I love writing romance, and there is something about historical romance that draws me back time and time again. Even when writing a contemporary romance, I feel the need to include a subplot linked to the past – sometimes the very distant past, like in A Spell in Provence. I have always been fascinated with the way people used to live, with ancient beliefs and artwork, and I love research – sometimes, I like it a little too much!
Writing historical romance is enjoyable but challenging. It can be difficult to make the characters, the period and setting, and of course the love story between the protagonists, not only plausible but genuine and lifelike. Research is always important whatever period you are setting your story, but it’s even more so for historical fiction.
The first challenge is to get the tone, the language and thought process of the characters right, and for this I try to take into account the more rigid social order of the time period when my story is set. That includes the constraints imposed on women, the importance of religion in everyday life, the relationships between men and women, as well as the broader historical background - such as political struggles and wars, for example.
Next, you need to take account of the political and social background. I set Dancing for the Devil in 1847, but the heroine's father fought in Napoleon's cuirassiers at Quatre-Bras and Waterloo about which there is a wealth of material. However I didn’t want to get too involved into warfare and military strategy, but this site was very useful: British Battles. It also has details of many other battles fought by the British army around the world, including the Punjab wars where my hero Bruce McGunn fought.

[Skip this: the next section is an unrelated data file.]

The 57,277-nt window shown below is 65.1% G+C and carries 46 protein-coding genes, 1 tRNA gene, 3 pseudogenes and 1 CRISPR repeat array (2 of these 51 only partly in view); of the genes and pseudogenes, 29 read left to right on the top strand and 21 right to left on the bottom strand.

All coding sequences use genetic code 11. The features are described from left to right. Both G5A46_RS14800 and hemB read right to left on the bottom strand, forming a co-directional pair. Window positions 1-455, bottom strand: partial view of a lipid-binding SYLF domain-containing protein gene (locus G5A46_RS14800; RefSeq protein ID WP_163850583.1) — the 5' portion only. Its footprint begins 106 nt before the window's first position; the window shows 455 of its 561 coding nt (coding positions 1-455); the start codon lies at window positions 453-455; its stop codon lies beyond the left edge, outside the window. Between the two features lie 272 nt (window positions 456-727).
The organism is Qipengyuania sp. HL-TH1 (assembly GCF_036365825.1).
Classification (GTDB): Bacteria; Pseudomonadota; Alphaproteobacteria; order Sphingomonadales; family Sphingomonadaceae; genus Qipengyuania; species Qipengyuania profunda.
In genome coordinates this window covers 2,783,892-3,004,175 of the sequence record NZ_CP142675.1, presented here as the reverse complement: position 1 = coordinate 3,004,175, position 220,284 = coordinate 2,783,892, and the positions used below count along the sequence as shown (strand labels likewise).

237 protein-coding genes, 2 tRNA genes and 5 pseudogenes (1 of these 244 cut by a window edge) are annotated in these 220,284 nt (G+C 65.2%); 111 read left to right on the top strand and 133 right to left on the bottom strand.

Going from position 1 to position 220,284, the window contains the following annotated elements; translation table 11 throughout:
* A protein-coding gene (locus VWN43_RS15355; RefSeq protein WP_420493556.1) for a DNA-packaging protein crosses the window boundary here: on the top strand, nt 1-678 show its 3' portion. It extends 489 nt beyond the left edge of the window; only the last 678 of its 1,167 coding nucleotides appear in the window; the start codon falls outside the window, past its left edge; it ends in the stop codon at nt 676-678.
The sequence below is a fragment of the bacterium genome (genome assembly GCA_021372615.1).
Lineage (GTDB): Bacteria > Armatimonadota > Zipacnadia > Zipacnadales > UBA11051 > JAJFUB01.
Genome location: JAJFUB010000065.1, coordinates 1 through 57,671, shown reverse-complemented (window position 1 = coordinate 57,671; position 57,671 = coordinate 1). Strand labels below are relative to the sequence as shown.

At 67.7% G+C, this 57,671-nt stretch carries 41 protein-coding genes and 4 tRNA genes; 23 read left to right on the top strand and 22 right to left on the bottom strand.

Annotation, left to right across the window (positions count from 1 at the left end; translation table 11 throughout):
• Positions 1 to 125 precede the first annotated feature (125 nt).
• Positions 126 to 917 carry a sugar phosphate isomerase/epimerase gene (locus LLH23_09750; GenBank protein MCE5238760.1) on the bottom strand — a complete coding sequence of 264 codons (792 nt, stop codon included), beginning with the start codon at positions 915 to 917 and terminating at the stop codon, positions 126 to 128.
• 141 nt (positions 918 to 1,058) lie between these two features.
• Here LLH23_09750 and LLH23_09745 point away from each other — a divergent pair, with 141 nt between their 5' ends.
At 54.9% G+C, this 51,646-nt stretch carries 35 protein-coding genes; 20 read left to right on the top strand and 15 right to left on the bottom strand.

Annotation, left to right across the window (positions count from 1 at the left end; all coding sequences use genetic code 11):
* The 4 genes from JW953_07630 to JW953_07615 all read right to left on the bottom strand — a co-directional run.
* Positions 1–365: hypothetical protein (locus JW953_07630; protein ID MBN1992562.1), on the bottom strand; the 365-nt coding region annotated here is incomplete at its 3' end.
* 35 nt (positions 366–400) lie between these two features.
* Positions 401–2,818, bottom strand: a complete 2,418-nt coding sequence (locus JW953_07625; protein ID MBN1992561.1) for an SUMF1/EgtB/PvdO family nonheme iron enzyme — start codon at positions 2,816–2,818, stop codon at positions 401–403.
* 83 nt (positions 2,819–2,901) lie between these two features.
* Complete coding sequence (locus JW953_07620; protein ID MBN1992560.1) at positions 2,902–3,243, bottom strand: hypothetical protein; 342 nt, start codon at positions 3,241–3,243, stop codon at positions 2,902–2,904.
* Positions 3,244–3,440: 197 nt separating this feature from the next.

Reading social or political pamphlets or extracts of newspapers of the time helped me find out what was going at the time of my story, and what and who was popular, fashionable, or reviled.
By reading fiction of the period I could also pick up popular expressions and slang, and the way people addressed one another at the time. If you fancy taking a look at some Victorian slang click on A Dictionary Full of Victorian Slang, A Dictionary of Heterodox English Slang and Phrase or William Sutton's Dictionary of Victorian Slang. But be warned, it's not for the faint hearted! For lots of fascinating posts and articles on the Victorian age you must read The Victorianist.
There is also the clothing to grapple with. It can be hard not to get mixed up in the various items of clothing people wore at the time your story is set, and that includes underwear! There is a lot of reference material detailing men’s and women’s clothing throughout the ages, but for a quick glance at outfits for writing a particular scene I find Pinterest very useful. Other sites have great information about female underwear in different time periods, fashion of the 1850s, and fashion through the ages with beautiful illustrations and descriptions.